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Kimberley McFarquhar, 31, hadn't thought much of it when her three year old son, Harry, had some bruises on his legs back in May, putting them down to the energetic toddler's rough-and-tumble play.
But when the tot, now four, started experiencing breathing difficulties, and Covid-19 was ruled out, Kimberley and 37-year-old mortgage representative husband James McFarquhar discovered he actually had acute lymphoblastic leukaemia - a rare type of cancer that affects white blood cells, and needs immediate treatment due to its quick progression.
Having gone to the GP and then the hospital believing their son simply had a chest infection, the parents were devastated to hear his diagnosis.
Harry was submitted for intense treatment just 12 hours after the cancer was detected.
Despite being in remission for a blood-based cancer, non-Hodgkin lymphoma back in 2015, James has been assured by several consultants that Harry's subsequent diagnosis is unrelated and simply an 'awful coincidence'.
Four months into Harry's gruelling chemotherapy treatment, the mum-of-one is sharing the family's experience to urge parents to get any unusual symptoms checked out.
Kimberley, from Northampton, East Midlands, said: "When I heard the word 'leukaemia' I just thought 'he's going to die'.
"Around the time Harry was diagnosed Ashley Cain's daughter Azaylia had just passed away from leukaemia and that was fresh in my mind.
"I couldn't get that thought out of my head, it was horrific.
"It was a massive blow, you just don't think it will be something that will ever happen to you."
Playful Harry started looking pale in February and, under the recommendation of Kimberley's nurse mum Claire Hancock, he was checked out at the doctors and underwent a blood test to rule out anaemia that came back clear.
At the beginning of May the tot was experiencing tiredness and had some bruises on his legs.
When Harry started experiencing chest infection symptoms he had another visit to the doctors who dished out antibiotics and an inhaler in the hope of clearing it up.
But when he started to struggle breathing, and Covid tests came back clear, the couple rushed him to Northampton General Hospital on May 17th to get checked out.
There, doctors examined Harry, took blood tests and the following day told his devastated parents he had leukaemia.
Kimberley said that the blow was even more devastating because Harry was their "miracle baby", in the midst of James' cancer battle.
"We were told we wouldn't be able to have him because of my husband's chemotherapy treatment, Harry's our little miracle," she said.
"Harry was very outgoing, enjoyed being with his friends and going to pre-school - just a normal, happy and healthy child.
"It was a bolt out of the blue hearing [the diagnosis] because it was so unexpected. Kids that age are forever getting viral infections and chest infections because they're mixing with each other.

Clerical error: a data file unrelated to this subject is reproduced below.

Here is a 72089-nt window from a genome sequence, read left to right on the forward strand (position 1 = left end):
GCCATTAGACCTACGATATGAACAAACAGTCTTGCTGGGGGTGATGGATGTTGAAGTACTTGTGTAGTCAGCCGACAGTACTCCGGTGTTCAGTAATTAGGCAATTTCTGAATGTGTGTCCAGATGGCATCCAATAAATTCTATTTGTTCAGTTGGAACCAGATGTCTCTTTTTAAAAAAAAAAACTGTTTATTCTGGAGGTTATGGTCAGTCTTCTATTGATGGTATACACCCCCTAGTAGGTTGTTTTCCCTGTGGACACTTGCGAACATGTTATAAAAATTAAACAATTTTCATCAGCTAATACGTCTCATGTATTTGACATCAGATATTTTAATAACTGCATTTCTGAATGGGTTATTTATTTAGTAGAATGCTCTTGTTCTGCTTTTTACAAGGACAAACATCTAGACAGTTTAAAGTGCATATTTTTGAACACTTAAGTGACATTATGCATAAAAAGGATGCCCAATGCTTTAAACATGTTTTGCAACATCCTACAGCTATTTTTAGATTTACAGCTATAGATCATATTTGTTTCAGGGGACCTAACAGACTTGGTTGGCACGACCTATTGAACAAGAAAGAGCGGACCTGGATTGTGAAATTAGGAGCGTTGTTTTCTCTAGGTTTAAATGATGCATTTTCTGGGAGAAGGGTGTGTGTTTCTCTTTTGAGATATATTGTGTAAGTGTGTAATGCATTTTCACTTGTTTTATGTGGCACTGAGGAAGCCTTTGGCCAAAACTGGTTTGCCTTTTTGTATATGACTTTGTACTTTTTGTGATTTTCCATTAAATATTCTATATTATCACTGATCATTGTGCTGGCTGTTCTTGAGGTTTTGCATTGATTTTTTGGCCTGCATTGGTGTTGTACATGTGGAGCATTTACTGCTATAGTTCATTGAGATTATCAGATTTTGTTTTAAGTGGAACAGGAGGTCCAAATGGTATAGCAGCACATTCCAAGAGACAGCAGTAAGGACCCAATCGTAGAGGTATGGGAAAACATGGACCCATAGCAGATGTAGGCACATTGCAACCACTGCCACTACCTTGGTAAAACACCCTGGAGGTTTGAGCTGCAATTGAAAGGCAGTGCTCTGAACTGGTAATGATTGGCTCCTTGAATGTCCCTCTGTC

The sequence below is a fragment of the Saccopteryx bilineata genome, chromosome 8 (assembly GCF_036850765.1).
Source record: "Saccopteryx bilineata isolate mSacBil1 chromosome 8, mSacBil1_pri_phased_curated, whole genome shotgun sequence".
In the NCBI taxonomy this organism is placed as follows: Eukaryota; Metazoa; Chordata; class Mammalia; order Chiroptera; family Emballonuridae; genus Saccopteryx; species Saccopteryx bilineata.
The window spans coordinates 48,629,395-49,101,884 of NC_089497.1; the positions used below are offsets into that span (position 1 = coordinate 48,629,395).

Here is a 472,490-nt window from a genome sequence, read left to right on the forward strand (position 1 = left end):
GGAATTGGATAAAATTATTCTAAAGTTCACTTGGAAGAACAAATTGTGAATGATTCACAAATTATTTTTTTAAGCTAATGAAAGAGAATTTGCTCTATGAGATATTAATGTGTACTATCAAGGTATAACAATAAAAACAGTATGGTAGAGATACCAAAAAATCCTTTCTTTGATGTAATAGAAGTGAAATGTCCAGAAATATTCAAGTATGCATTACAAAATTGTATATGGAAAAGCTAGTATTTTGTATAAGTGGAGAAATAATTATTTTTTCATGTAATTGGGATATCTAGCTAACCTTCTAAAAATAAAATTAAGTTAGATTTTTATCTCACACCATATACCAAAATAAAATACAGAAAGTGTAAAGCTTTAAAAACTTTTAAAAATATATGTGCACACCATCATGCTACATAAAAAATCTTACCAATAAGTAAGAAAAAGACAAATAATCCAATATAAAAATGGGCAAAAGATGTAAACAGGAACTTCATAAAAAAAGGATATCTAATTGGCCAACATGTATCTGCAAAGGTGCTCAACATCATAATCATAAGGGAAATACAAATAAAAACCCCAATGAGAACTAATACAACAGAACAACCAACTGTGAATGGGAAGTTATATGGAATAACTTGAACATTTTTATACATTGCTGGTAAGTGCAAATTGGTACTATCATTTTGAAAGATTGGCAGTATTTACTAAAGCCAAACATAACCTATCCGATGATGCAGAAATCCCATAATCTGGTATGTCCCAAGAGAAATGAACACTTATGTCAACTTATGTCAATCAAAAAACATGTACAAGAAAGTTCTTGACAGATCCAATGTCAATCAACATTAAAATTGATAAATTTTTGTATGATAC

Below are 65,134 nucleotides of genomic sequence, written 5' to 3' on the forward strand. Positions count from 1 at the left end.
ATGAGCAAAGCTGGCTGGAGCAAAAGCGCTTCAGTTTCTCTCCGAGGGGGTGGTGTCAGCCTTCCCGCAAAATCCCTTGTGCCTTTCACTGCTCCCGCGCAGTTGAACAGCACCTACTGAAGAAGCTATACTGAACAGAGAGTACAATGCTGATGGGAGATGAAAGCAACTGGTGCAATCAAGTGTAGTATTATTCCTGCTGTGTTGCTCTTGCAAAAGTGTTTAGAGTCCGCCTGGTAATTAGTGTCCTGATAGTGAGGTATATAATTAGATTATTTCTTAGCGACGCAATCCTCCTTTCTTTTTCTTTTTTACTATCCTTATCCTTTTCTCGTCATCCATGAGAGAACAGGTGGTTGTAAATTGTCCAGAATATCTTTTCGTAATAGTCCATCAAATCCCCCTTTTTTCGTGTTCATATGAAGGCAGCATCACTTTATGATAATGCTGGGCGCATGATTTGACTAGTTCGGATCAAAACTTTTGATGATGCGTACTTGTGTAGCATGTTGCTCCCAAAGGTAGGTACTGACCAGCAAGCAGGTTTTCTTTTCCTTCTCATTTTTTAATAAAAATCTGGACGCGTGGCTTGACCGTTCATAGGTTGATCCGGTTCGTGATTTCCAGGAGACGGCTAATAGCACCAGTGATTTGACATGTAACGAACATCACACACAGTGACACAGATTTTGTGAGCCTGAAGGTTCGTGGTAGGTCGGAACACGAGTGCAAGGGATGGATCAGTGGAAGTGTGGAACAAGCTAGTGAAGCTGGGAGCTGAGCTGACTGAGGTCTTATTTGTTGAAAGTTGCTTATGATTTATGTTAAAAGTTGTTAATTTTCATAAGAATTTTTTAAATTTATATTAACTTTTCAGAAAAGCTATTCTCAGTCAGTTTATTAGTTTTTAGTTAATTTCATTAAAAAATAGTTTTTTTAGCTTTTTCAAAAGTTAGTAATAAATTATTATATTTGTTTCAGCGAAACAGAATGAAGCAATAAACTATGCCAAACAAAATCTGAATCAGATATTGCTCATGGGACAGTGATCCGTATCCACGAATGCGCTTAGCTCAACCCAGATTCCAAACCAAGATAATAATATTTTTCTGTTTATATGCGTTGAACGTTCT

"Not only were we told he had leukaemia, the second blow was that the treatment was for three-and-a-half years [in total] for boys."
When not undergoing intensive bouts of chemotherapy at Northampton General Hospital and Nottingham Children's Hospital, Harry takes oral chemotherapy medication at home that is so toxic Kimberley and James must wear rubber gloves when administering it.
Kimberley said: "My husband and I have been through it with his illness, it's such a hard journey and we were thinking 'how are we going to do this with our little boy?'
"We're still in the first six months, Harry's doing ok but it's very up and down.
"The chemotherapy causes him sickness, nausea and he's really lethargic, but he's doing as well as he can be expected.
"It's hard for anyone, let alone a child. It's heart breaking.
"I often sit there and wish I could swap places with him. There have been many times I've sat there thinking 'let it be me'.
"If I could, I would take it away from him in a heartbeat.
"Watching your once energetic and playful child just lying in bed not wanting to play, not having the energy to get up and being sick - I can't explain it, it's just horrific."
Harry's diagnosis comes six years after dad James was confirmed as being in remission for NHL.
Kimberley said: "James was blaming himself. Leukaemia and lymphoma are both blood cancers.
"If you've had one and your child gets it you think 'oh god this is down to me' but we asked numerous consultants and they said it was no way connected, just an awful coincidence."
September is Childhood Cancer Awareness month, and Kimberley is sharing Harry's story to highlight the symptoms that can appear and to urge parents to get them checked out.
Kimberley said: "A parent knows their child best and if anyone has any concerns or feels that something isn't right, I would advise to go get it checked out.
"If you're still not happy with what you're being told, just keep pushing.
"We never in a million years thought we'd be affected by this but we have been and it's so easy for us to pass off the symptoms as something else.
"When you put it all together I would say you know your child best and get these things checked out."
You can donate to Kimberley's fundraising page here.
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